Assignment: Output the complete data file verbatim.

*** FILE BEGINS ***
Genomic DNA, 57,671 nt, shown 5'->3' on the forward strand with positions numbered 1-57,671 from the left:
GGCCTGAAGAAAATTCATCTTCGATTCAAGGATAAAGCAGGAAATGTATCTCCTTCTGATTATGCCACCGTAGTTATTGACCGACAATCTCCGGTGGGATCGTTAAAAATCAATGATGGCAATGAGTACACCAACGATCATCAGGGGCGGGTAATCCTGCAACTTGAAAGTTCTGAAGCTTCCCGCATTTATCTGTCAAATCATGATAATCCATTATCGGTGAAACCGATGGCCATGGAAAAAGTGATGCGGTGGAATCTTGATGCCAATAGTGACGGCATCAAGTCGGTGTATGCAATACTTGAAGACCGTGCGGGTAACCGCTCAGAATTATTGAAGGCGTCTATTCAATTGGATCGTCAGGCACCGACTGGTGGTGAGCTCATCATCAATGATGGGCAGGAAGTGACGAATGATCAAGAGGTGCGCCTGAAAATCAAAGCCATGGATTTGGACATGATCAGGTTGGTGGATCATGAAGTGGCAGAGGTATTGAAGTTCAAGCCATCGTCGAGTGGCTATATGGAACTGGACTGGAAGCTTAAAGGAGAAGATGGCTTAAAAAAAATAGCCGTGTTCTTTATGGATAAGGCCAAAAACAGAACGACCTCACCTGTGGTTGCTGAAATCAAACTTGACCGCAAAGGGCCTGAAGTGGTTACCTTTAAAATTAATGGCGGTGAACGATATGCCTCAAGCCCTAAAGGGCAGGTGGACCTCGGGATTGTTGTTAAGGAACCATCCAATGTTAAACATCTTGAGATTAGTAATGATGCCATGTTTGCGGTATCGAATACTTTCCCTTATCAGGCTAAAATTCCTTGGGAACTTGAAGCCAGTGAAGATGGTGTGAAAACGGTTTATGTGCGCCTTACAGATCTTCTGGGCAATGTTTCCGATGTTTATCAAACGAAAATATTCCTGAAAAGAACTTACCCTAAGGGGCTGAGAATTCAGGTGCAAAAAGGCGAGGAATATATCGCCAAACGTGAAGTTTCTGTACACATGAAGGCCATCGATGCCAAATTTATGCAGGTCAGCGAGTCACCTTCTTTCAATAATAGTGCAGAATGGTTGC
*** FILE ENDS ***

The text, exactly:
Genomic DNA, 57,671 nt, shown 5'->3' on the forward strand with positions numbered 1-57,671 from the left:
GGCCTGAAGAAAATTCATCTTCGATTCAAGGATAAAGCAGGAAATGTATCTCCTTCTGATTATGCCACCGTAGTTATTGACCGACAATCTCCGGTGGGATCGTTAAAAATCAATGATGGCAATGAGTACACCAACGATCATCAGGGGCGGGTAATCCTGCAACTTGAAAGTTCTGAAGCTTCCCGCATTTATCTGTCAAATCATGATAATCCATTATCGGTGAAACCGATGGCCATGGAAAAAGTGATGCGGTGGAATCTTGATGCCAATAGTGACGGCATCAAGTCGGTGTATGCAATACTTGAAGACCGTGCGGGTAACCGCTCAGAATTATTGAAGGCGTCTATTCAATTGGATCGTCAGGCACCGACTGGTGGTGAGCTCATCATCAATGATGGGCAGGAAGTGACGAATGATCAAGAGGTGCGCCTGAAAATCAAAGCCATGGATTTGGACATGATCAGGTTGGTGGATCATGAAGTGGCAGAGGTATTGAAGTTCAAGCCATCGTCGAGTGGCTATATGGAACTGGACTGGAAGCTTAAAGGAGAAGATGGCTTAAAAAAAATAGCCGTGTTCTTTATGGATAAGGCCAAAAACAGAACGACCTCACCTGTGGTTGCTGAAATCAAACTTGACCGCAAAGGGCCTGAAGTGGTTACCTTTAAAATTAATGGCGGTGAACGATATGCCTCAAGCCCTAAAGGGCAGGTGGACCTCGGGATTGTTGTTAAGGAACCATCCAATGTTAAACATCTTGAGATTAGTAATGATGCCATGTTTGCGGTATCGAATACTTTCCCTTATCAGGCTAAAATTCCTTGGGAACTTGAAGCCAGTGAAGATGGTGTGAAAACGGTTTATGTGCGCCTTACAGATCTTCTGGGCAATGTTTCCGATGTTTATCAAACGAAAATATTCCTGAAAAGAACTTACCCTAAGGGGCTGAGAATTCAGGTGCAAAAAGGCGAGGAATATATCGCCAAACGTGAAGTTTCTGTACACATGAAGGCCATCGATGCCAAATTTATGCAGGTCAGCGAGTCACCTTCTTTCAATAATAGTGCAGAATGGTTGC